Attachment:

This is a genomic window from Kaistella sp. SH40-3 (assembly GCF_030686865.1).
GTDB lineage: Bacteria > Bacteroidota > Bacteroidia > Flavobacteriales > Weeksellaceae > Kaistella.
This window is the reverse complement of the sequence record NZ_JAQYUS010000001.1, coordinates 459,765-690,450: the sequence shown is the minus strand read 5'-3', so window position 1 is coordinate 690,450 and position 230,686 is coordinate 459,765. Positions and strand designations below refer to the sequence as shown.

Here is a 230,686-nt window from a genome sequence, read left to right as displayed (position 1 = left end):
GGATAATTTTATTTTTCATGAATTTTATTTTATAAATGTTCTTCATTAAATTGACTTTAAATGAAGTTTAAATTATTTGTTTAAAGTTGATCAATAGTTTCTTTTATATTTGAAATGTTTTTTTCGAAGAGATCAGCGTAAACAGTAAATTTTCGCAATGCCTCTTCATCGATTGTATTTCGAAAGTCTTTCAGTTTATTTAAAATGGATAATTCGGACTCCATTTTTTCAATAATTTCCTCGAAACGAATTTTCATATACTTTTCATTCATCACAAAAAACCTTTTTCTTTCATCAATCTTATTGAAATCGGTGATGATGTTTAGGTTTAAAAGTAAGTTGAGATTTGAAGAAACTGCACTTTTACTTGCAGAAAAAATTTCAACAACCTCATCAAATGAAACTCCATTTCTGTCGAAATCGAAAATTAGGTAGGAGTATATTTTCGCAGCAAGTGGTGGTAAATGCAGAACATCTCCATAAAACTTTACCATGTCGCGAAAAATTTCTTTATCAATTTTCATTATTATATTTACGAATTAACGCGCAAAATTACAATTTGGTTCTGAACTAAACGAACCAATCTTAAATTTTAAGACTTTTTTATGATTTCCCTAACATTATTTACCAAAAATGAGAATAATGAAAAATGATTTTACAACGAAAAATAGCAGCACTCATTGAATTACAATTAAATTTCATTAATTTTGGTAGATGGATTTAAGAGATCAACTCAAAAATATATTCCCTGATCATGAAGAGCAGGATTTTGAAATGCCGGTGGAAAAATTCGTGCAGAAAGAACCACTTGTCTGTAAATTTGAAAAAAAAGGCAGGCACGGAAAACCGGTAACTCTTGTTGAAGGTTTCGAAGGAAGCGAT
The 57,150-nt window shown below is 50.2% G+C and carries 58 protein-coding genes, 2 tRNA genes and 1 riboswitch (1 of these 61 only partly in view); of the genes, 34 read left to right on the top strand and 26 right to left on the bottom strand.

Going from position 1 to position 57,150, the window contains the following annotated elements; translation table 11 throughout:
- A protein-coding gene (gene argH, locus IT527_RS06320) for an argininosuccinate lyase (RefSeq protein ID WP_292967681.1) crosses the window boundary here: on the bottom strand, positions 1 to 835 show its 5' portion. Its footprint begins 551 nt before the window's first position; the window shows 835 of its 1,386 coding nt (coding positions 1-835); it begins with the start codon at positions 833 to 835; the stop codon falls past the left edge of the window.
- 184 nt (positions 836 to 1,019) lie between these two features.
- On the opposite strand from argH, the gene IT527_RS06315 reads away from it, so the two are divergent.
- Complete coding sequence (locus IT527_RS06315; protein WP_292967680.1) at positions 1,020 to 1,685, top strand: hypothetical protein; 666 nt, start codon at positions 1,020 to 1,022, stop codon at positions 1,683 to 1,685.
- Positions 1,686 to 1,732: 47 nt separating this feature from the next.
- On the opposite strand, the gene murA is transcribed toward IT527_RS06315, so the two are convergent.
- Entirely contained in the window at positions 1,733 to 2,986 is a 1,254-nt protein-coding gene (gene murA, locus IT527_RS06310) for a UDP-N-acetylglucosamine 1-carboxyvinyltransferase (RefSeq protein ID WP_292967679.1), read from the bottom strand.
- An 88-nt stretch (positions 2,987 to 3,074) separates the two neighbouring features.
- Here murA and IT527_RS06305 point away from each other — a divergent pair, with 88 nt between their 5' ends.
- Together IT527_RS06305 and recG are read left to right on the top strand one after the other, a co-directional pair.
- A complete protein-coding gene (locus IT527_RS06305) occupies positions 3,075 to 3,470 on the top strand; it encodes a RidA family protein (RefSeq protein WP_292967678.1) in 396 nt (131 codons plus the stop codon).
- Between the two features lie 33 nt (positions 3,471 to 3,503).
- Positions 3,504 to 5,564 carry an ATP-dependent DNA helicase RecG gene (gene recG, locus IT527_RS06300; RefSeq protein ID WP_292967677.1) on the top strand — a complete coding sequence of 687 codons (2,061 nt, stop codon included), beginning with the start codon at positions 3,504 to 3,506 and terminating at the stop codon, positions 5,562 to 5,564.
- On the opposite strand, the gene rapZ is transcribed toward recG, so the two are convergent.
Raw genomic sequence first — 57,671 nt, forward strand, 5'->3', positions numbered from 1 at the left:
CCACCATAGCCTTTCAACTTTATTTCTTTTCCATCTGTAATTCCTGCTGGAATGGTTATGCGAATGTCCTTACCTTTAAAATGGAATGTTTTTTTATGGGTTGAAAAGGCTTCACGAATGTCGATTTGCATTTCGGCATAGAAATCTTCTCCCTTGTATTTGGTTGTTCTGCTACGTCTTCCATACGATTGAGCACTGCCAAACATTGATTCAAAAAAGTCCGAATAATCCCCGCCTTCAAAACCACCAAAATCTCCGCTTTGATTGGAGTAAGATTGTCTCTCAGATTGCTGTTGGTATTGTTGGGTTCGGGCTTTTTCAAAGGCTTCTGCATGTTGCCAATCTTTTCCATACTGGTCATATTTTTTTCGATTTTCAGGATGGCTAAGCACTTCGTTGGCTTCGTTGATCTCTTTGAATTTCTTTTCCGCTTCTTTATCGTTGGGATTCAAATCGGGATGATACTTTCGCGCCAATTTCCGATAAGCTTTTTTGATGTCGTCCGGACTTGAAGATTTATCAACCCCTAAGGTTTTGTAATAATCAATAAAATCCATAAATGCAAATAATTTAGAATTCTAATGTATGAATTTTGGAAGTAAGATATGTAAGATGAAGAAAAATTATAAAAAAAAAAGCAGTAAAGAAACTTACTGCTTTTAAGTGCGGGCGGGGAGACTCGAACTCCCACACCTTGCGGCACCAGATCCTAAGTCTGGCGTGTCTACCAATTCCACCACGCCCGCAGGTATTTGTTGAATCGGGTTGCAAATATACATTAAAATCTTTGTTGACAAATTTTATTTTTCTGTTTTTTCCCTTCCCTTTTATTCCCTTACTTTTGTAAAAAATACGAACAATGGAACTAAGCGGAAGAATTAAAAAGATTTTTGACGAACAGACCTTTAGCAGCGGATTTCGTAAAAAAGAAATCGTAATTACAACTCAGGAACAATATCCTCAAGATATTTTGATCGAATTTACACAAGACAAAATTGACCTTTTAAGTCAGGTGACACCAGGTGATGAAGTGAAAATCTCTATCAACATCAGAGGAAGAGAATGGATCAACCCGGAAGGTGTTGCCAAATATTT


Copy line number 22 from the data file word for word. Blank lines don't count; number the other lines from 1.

Raw genomic sequence first — 57,671 nt, forward strand, 5'->3', positions numbered from 1 at the left: